Recent child abuse statistics in Grant County may show a slight improvement over the previous year, but the county still ranks near the bottom in Oregon.

April is National Child Abuse Prevention Month and was recognized by the Grant County Court in an April 10 proclamation. The county has seen a shrinking population and declining economy, and those conditions could be related to child abuse or other social conditions.

According to figures from the Children First for Oregon nonprofit, Grant County saw 21.9 abuse and neglect victims ages 0-17 per 1,000 in 2018, which was down from 32.1 in 2017. But the county still ranked 25th out of 36 counties.

The percentage of children in foster care increased slightly from 2.5 in 2017 to 2.7 in 2018, and Grant County ranked 30th in the state. The percentage of children in poverty fell slightly from 26.4 to 24.6, leaving the county ranked 28th in the state.

Tracey Blood, a prevention advocate and Grant-Harney County CASA volunteer, attributes the unfavorable figures to social determinants of health, which include economic factors such as local job opportunities and pay scales.

Child abuse is defined by the state through statute and a 2016 senate bill. By statute, child abuse includes negligent treatment or maltreatment, physical abuse other than reasonable discipline, sexual abuse or exploitation, mental injury caused by cruelty, threat of harm, exposure to controlled substances, buying or selling of children and permitting a child to enter or remain in a place where methamphetamine is being manufactured.

Senate Bill 1515 expands on this definition for children residing in or receiving services from a child-caring agency by adding involuntary seclusion, verbal abuse, wrongful use of a physical or chemical restraint, financial exploitation and abandonment.

A new Department of Human Services hotline for reporting child abuse began operating April 8, which centralized 15 hotlines around Oregon. The new service will address inconsistent screening practices in the past and will operate 24 hours a day, 365 days a year. The number is 1-855-503-SAFE (7233).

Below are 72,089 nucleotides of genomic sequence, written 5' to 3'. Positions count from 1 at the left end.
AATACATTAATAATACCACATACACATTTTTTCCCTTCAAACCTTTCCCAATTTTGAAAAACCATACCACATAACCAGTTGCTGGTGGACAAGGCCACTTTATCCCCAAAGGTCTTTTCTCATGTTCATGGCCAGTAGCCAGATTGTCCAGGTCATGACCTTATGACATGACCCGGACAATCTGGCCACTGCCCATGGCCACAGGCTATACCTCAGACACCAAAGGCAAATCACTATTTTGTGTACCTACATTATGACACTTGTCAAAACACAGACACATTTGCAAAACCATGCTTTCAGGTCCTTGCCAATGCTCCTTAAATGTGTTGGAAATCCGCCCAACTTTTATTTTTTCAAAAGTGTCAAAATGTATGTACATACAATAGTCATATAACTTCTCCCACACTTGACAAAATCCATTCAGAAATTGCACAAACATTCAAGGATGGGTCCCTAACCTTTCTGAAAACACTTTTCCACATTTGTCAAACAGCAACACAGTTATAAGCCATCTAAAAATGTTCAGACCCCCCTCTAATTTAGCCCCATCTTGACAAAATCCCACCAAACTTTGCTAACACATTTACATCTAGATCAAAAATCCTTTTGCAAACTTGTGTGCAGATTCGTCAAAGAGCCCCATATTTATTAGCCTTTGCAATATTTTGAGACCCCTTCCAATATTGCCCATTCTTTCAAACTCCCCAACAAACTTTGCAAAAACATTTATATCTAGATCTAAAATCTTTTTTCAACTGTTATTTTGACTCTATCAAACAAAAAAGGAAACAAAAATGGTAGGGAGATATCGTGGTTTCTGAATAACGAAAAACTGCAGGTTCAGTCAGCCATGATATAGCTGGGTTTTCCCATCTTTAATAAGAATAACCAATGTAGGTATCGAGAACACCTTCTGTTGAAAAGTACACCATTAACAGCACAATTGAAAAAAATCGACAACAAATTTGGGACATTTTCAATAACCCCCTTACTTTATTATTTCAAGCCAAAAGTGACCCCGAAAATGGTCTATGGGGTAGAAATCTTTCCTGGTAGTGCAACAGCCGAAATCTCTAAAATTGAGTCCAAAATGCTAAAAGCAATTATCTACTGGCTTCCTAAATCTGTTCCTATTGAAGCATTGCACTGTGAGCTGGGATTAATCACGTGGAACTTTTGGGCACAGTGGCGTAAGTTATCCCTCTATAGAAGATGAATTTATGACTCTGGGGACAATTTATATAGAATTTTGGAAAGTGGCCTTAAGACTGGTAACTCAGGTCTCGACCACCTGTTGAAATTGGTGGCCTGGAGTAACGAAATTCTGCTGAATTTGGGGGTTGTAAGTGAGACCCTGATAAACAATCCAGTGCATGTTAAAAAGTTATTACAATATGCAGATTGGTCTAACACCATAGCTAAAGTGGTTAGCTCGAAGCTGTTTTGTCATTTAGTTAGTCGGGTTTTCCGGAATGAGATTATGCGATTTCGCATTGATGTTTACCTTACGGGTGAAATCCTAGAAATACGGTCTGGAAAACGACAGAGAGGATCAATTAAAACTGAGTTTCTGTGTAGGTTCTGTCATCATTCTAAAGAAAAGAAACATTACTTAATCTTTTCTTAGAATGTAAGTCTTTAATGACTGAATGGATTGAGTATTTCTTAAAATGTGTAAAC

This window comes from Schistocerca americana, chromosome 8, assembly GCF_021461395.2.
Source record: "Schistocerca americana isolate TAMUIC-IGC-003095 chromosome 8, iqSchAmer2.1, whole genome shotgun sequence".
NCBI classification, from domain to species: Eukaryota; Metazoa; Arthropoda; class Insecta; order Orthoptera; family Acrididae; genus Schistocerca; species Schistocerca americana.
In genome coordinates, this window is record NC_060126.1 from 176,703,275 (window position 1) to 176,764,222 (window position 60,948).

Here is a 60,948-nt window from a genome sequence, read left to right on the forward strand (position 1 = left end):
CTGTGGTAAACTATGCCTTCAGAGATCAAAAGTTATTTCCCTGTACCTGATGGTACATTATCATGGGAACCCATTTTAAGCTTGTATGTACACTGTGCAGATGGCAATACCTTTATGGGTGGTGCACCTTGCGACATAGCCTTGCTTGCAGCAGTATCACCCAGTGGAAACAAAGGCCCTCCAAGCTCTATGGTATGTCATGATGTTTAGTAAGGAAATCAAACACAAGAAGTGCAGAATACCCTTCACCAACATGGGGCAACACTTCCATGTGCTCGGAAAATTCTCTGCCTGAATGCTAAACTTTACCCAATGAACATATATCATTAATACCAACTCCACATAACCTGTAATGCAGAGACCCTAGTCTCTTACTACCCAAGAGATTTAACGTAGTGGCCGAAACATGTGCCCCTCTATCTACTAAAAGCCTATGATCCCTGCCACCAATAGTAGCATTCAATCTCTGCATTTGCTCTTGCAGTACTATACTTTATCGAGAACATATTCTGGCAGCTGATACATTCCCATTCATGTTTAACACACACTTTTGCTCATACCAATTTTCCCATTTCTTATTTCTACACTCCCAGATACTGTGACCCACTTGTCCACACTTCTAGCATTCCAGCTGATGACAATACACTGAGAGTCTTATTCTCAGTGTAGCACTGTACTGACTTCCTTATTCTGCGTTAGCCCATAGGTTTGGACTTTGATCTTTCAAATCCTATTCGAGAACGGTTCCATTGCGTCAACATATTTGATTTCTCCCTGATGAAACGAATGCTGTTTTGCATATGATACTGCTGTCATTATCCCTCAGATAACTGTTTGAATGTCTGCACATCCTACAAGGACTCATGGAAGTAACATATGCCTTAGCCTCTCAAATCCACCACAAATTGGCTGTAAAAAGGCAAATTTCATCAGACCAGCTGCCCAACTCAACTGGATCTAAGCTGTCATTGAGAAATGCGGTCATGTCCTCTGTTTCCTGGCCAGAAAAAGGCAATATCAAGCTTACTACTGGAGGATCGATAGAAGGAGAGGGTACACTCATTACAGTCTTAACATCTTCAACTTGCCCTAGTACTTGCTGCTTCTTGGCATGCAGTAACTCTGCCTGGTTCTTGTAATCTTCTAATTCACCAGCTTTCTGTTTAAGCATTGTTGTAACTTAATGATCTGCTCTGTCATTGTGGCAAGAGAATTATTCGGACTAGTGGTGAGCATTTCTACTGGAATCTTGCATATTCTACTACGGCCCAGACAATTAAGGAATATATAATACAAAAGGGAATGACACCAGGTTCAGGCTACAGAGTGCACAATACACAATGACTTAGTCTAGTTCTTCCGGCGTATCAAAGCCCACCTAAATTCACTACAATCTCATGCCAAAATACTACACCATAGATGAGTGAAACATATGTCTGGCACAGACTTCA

State law defines mandatory reporters for child abuse cases to include teachers, government workers, religious leaders, medical personnel and CASA volunteers among others.

“We want people to report,” Blood said.

Blood also wanted to debunk the popular “stranger danger” theory about child sexual abuse. About 90 percent of abusers are known by the child victim, she said. They could include family members, a neighbor, a teacher or a coach, she said.

Blood will offer free training about child abuse this month, with funding support from the Ford Family Foundation and Grant-Harney County CASA. The “Darkness to Light, End Child Sexual Abuse” event will teach adults how to prevent, recognize and react responsibly to child sexual abuse.

The Stewards of Children prevention training program is designed for organizations that serve youths and for individuals concerned about the safety of children. It is the only nationally distributed, evidence-based program proven to increase knowledge, improve attitudes and change child protective behaviors.

The first training will take place at the Harney County Chamber of Commerce from 5:30-7:30 p.m. Wednesday, April 24. The second will take place from 2-4 p.m. Friday, April 26, at the Canyon City Community Hall.

To register or for more information, call 833-827-2267 or email tblood@grantharneycasa.org.

Richard Hanners is a reporter for the Blue Mountain Eagle. He can be contacted at rick@bmeagle.com or 541-575-0710.

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